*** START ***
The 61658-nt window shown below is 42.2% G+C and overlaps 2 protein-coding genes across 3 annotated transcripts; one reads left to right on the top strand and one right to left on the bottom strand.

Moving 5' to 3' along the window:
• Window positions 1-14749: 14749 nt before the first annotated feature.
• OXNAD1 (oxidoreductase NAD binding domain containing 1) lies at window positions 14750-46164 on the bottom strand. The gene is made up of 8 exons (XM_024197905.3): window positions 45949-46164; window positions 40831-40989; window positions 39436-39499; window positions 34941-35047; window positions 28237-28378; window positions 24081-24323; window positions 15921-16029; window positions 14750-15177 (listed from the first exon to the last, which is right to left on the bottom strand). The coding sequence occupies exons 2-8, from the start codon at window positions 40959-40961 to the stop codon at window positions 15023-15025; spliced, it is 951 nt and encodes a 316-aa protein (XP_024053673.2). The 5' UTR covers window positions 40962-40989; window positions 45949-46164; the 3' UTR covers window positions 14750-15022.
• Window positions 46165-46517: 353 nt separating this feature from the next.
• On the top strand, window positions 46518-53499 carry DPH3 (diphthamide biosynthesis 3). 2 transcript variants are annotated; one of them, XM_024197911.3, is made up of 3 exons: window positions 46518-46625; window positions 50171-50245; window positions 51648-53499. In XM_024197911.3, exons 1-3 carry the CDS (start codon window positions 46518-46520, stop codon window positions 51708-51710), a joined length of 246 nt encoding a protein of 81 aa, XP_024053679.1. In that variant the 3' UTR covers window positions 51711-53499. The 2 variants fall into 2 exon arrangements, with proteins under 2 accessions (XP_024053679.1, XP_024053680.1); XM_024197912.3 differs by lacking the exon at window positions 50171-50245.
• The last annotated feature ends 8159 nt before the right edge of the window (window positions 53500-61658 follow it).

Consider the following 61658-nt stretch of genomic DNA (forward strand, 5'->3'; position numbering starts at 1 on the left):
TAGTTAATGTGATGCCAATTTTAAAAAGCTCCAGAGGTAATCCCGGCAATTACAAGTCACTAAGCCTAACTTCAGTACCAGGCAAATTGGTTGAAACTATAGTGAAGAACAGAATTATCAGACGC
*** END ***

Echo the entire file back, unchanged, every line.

The 61658-nt window shown below is 42.2% G+C and overlaps 2 protein-coding genes across 3 annotated transcripts; one reads left to right on the top strand and one right to left on the bottom strand.

Moving 5' to 3' along the window:
• Window positions 1-14749: 14749 nt before the first annotated feature.
• OXNAD1 (oxidoreductase NAD binding domain containing 1) lies at window positions 14750-46164 on the bottom strand. The gene is made up of 8 exons (XM_024197905.3): window positions 45949-46164; window positions 40831-40989; window positions 39436-39499; window positions 34941-35047; window positions 28237-28378; window positions 24081-24323; window positions 15921-16029; window positions 14750-15177 (listed from the first exon to the last, which is right to left on the bottom strand). The coding sequence occupies exons 2-8, from the start codon at window positions 40959-40961 to the stop codon at window positions 15023-15025; spliced, it is 951 nt and encodes a 316-aa protein (XP_024053673.2). The 5' UTR covers window positions 40962-40989; window positions 45949-46164; the 3' UTR covers window positions 14750-15022.
• Window positions 46165-46517: 353 nt separating this feature from the next.
• On the top strand, window positions 46518-53499 carry DPH3 (diphthamide biosynthesis 3). 2 transcript variants are annotated; one of them, XM_024197911.3, is made up of 3 exons: window positions 46518-46625; window positions 50171-50245; window positions 51648-53499. In XM_024197911.3, exons 1-3 carry the CDS (start codon window positions 46518-46520, stop codon window positions 51708-51710), a joined length of 246 nt encoding a protein of 81 aa, XP_024053679.1. In that variant the 3' UTR covers window positions 51711-53499. The 2 variants fall into 2 exon arrangements, with proteins under 2 accessions (XP_024053679.1, XP_024053680.1); XM_024197912.3 differs by lacking the exon at window positions 50171-50245.
• The last annotated feature ends 8159 nt before the right edge of the window (window positions 53500-61658 follow it).

Consider the following 61658-nt stretch of genomic DNA (forward strand, 5'->3'; position numbering starts at 1 on the left):
TAGTTAATGTGATGCCAATTTTAAAAAGCTCCAGAGGTAATCCCGGCAATTACAAGTCACTAAGCCTAACTTCAGTACCAGGCAAATTGGTTGAAACTATAGTGAAGAACAGAATTATCAGACGC